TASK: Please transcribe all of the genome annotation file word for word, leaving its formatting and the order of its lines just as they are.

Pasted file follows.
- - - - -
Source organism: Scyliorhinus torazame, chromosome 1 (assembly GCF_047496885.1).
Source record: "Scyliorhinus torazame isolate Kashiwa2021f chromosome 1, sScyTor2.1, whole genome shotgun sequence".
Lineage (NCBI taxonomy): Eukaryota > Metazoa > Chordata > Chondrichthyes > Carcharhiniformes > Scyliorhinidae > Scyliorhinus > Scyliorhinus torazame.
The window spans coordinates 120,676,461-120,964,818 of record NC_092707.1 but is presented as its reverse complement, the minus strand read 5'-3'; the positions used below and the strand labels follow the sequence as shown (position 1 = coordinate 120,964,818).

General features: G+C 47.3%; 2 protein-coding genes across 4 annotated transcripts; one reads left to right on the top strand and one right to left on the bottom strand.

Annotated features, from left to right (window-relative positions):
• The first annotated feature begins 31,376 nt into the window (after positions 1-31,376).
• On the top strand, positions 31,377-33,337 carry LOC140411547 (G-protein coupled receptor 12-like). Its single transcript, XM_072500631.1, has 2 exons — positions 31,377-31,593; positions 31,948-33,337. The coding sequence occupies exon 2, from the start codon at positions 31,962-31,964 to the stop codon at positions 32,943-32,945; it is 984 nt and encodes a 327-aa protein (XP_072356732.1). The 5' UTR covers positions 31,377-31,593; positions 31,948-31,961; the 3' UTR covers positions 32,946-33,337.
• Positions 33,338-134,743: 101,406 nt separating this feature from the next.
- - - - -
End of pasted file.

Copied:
Source organism: Scyliorhinus torazame, chromosome 1 (assembly GCF_047496885.1).
Source record: "Scyliorhinus torazame isolate Kashiwa2021f chromosome 1, sScyTor2.1, whole genome shotgun sequence".
Lineage (NCBI taxonomy): Eukaryota > Metazoa > Chordata > Chondrichthyes > Carcharhiniformes > Scyliorhinidae > Scyliorhinus > Scyliorhinus torazame.
The window spans coordinates 120,676,461-120,964,818 of record NC_092707.1 but is presented as its reverse complement, the minus strand read 5'-3'; the positions used below and the strand labels follow the sequence as shown (position 1 = coordinate 120,964,818).

General features: G+C 47.3%; 2 protein-coding genes across 4 annotated transcripts; one reads left to right on the top strand and one right to left on the bottom strand.

Annotated features, from left to right (window-relative positions):
• The first annotated feature begins 31,376 nt into the window (after positions 1-31,376).
• On the top strand, positions 31,377-33,337 carry LOC140411547 (G-protein coupled receptor 12-like). Its single transcript, XM_072500631.1, has 2 exons — positions 31,377-31,593; positions 31,948-33,337. The coding sequence occupies exon 2, from the start codon at positions 31,962-31,964 to the stop codon at positions 32,943-32,945; it is 984 nt and encodes a 327-aa protein (XP_072356732.1). The 5' UTR covers positions 31,377-31,593; positions 31,948-31,961; the 3' UTR covers positions 32,946-33,337.
• Positions 33,338-134,743: 101,406 nt separating this feature from the next.